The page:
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Authenticity and Safety — Family Therapy With Transgender Teens
By Irwin Krieger, LCSW

Social workers in a wide range of settings are encountering more teenagers who identify themselves as transgender. My clinical practice over the last eight years has been increasingly focused on these teens and their bewildered parents.

When such a family arrives at my office, the parents are usually confused, fearful, disbelieving, and angry.  They know little or nothing about transgenderism. The teen, on the other hand, has done extensive research online and has seen numerous video blogs of others transitioning. Teens usually tell their friends before they tell their parents, often with a good response. They may also be communicating online with other transgender teens and adults. They are informed, usually impatient to transition, insistent, and angry. They feel misunderstood by their parents, who seem to be throwing up unnecessary obstacles to their progress. 

Parents, meanwhile, are focused on keeping their child safe from harm, including the harm of taking steps to what seems to them to be a crazy endeavor. Teens are focused on authenticity, on actualizing their true selves, regardless of any uncertainties or potential difficulties. As the therapist working with these families, I see myself as a bridge between these two values of authenticity and safety—which initially seem to be at odds. Over time, most families can work together, honoring both of these values and arriving at a good outcome. In the process, parents must find ways to understand how their teen feels inside, and teens must collaborate with their parents to figure out a reasonable path forward.

Information Gathering
The first thing parents in this situation need is a lot of information. This includes the concepts of sex, gender identity, gender expression, and what is meant by transgender and transsexual.They need to know that sexuality is separate but interacts with gender identity and that sexual orientation occurs along a spectrum. Parents also need a thorough understanding of their teen’s specific thoughts, feelings, and desires.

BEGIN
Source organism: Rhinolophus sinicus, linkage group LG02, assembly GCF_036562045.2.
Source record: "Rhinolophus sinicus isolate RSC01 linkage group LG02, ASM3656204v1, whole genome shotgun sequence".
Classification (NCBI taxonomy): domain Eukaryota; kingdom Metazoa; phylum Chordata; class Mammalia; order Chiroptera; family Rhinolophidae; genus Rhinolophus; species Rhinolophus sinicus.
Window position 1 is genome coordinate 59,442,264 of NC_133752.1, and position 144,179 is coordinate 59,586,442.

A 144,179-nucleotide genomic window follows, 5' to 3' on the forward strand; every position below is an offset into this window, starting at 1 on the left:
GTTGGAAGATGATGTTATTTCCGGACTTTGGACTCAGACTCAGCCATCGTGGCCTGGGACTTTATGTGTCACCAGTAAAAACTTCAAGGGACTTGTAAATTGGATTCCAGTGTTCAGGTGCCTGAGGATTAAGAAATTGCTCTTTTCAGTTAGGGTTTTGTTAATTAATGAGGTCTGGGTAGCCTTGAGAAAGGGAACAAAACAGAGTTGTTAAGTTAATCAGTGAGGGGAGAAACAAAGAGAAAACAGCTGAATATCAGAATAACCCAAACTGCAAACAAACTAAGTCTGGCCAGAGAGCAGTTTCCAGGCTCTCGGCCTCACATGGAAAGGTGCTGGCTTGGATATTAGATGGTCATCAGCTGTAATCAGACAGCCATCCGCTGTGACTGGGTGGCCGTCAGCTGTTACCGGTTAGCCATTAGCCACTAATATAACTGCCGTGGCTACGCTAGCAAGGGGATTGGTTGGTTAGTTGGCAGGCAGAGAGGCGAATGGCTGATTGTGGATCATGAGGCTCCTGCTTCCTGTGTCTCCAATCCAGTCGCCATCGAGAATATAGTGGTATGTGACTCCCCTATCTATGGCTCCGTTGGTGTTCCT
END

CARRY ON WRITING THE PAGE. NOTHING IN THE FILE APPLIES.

Too often a teen will drop the bombshell of coming out transgender and then say nothing more about it to his or her parents. The parents’ first responses are generally to challenge the veracity of what their teen is saying, and then communication breaks down completely.

It is essential to explain to these teens that even though it is normal for them to be moving away from parents and toward their peers, in this case, it is important to keep open the line of communication with their parents. I often find it helpful to have a session in which I interview the child in front of the parents to elicit the information that will help the parents understand this particular child. Many families can carry out this task by having unstructured discussions at home.

The Option of Social Transition
Families also need to know about the option of a social transition to help ease the young person’s distress and gain certainty about a transsexual identity. For a child born male but identifying as female, the social transition will generally include wearing girls’ clothes, makeup, and jewelry; letting the hair grow out; and asking others to use a chosen female name and female pronouns when referring to her. For a child born female but identifying as male, the social transition will generally include wearing boys’ clothes, using a binder to comfortably flatten the chest, and asking others to use a chosen male name and male pronouns when referring to him.